# Netw360 Full Course Latest 2015 [ All Discussions All Ilabs All Project and Only Week 2 Quiz and No Final ] Essay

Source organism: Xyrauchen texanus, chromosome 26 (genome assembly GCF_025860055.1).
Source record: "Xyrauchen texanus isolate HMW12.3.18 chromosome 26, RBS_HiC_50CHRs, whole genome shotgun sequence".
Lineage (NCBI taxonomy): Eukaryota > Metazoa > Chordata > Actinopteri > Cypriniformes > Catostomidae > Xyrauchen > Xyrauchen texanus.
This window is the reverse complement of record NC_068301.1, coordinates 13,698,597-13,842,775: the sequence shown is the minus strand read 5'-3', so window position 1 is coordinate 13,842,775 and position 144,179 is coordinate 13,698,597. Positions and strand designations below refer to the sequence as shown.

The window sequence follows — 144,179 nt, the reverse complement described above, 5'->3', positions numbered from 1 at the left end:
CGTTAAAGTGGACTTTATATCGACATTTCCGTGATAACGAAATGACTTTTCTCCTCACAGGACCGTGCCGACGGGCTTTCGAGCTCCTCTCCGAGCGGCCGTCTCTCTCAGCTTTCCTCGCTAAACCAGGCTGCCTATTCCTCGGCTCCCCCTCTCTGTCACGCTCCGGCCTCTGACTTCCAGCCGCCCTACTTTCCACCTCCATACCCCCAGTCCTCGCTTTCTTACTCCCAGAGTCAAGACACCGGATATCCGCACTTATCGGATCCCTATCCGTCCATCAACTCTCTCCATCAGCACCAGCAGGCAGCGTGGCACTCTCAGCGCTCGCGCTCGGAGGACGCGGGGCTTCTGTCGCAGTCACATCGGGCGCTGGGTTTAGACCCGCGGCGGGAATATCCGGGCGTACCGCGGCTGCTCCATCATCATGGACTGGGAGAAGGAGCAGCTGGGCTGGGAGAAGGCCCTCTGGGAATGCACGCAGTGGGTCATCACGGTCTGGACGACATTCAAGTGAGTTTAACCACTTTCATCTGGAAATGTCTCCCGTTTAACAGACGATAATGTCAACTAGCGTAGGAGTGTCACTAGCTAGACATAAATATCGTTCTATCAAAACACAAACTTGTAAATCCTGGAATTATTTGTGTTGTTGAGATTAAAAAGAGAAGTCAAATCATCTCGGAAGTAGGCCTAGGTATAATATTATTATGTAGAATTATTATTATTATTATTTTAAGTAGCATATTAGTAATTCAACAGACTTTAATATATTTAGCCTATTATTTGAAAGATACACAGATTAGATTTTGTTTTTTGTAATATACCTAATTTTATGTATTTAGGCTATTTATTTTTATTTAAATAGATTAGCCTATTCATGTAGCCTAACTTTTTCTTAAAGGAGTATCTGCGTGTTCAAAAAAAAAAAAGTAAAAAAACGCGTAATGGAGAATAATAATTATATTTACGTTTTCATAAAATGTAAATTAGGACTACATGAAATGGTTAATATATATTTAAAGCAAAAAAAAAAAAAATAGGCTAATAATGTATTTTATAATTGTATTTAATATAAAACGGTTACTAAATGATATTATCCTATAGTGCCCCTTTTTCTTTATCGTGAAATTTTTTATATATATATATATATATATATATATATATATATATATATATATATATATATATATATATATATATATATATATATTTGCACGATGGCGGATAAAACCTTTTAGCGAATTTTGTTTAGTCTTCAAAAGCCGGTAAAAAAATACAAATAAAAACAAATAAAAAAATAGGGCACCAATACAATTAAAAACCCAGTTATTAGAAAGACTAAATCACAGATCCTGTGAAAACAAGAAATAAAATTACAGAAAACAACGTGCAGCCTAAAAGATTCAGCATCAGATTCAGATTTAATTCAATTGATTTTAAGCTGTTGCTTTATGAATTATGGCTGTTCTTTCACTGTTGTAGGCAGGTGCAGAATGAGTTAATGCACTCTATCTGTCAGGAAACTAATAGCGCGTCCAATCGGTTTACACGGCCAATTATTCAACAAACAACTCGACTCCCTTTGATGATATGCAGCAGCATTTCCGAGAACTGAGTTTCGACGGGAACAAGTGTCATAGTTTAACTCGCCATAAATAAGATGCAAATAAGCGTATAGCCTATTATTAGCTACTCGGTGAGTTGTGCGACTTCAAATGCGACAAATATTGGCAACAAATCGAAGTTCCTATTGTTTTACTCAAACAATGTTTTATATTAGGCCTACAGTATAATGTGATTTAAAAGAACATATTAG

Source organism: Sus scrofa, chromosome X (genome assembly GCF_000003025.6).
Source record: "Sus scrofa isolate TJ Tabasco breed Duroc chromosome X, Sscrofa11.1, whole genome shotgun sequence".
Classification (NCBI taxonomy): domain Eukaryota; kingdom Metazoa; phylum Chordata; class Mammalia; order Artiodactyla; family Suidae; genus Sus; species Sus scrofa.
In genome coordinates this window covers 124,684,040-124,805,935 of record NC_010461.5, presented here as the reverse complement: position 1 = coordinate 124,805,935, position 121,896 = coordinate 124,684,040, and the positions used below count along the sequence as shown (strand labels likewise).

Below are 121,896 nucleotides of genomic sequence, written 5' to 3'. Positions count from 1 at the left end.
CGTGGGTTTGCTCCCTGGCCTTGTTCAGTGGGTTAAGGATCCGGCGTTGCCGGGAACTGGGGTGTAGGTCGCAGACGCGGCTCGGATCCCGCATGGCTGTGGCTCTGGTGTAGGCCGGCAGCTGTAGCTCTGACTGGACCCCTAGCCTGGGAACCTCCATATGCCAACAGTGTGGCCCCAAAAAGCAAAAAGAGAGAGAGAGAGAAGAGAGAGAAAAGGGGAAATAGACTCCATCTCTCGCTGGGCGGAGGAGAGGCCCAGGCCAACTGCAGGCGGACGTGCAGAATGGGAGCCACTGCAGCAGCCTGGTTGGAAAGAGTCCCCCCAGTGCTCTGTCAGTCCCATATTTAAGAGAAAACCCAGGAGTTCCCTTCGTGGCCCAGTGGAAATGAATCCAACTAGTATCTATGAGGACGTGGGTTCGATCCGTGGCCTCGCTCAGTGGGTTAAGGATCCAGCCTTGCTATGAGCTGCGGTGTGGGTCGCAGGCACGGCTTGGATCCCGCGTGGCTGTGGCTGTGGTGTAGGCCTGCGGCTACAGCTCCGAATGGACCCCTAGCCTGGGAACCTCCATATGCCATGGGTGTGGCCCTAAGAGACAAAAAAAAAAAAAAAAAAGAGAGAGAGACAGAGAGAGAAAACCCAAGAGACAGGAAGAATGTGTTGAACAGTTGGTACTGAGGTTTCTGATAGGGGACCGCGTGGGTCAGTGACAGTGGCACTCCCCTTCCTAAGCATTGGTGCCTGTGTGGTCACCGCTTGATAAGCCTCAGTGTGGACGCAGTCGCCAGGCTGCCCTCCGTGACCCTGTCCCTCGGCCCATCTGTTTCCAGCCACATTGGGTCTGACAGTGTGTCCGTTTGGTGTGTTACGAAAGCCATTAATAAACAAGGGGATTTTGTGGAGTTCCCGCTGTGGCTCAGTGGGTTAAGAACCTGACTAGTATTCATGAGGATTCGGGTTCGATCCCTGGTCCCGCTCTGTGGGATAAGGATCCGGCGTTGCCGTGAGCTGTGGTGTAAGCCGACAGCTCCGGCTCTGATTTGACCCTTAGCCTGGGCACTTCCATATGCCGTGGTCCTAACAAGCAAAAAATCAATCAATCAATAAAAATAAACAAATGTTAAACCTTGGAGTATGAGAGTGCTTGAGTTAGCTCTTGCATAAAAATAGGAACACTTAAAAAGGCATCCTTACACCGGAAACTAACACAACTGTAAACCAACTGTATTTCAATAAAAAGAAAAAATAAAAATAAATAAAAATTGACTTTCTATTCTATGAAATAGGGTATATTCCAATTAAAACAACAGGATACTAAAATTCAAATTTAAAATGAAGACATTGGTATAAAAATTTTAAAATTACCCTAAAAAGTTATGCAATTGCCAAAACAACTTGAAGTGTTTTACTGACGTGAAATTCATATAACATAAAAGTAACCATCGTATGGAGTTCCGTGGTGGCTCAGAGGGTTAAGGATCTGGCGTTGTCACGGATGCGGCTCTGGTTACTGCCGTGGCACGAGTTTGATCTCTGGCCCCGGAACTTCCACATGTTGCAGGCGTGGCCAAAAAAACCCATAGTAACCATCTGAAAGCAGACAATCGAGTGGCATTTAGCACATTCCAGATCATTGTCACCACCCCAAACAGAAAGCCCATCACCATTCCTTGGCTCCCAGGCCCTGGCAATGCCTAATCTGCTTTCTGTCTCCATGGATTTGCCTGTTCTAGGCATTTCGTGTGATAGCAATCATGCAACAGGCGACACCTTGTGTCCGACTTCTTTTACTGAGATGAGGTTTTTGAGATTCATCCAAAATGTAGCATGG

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netw360 full course latest 2015 [ all discussions all ilabs all project and only week 2 quiz and no final ] Click Link Below To Buy: http://hwcampus.com/shop/netw360-full-course-latest/ week 1) Given an RF cable with a certain length, signal loss/attenuation in the cable increases with frequency. d) Given a RF cable and a signal frequency, signal loss/attenuation in the cable increases with distance. Use the calculator in the Loss in a Coaxial Cable at 2.45 GHz section to complete the following steps: 1. Next to Choose type of cable, select LMR 400. This is a TMS cable that supports both 2.4 GHz and 5 GHz RF signals. 100 feet of such cable used on the 2.5 GHz range decreases the signal strength by about 6.76 dB (that is, 6.76 dB signal loss per 100 feet). 2. Click in the Length (meter) box and type 30.48 (100 feet = 30.48 meters). Click m?dB. What is the loss at this length? _____ 3. Click in the Length (meter) box and type 60.92 (200 feet = 30.48 meters). Click m?dB. What is the loss at this length? _____ 4. When the cable length doubles, how does the loss change approximately? _____ Task 3: Antenna gain calculations Antennas are often used to increase the power output of a transmitter. Antennas achieve this by focusing the existing power in a specific direction. Notice that the amount of power provided to the antenna from the transmitter does not change; the signal gain created by antennas is a passive gain. Antenna gain in dBi or dBd is a parameter that describes the directionality characteristic of an antenna. Given a particular type of antenna, the higher the antenna gain, the more directional the antenna is, and the more focused the existing power is in a specific direction. Parabolic or dish antennas are an example of highly directional antennas. Due to their relatively high antenna gain, dish antennas are typically used for point-to-point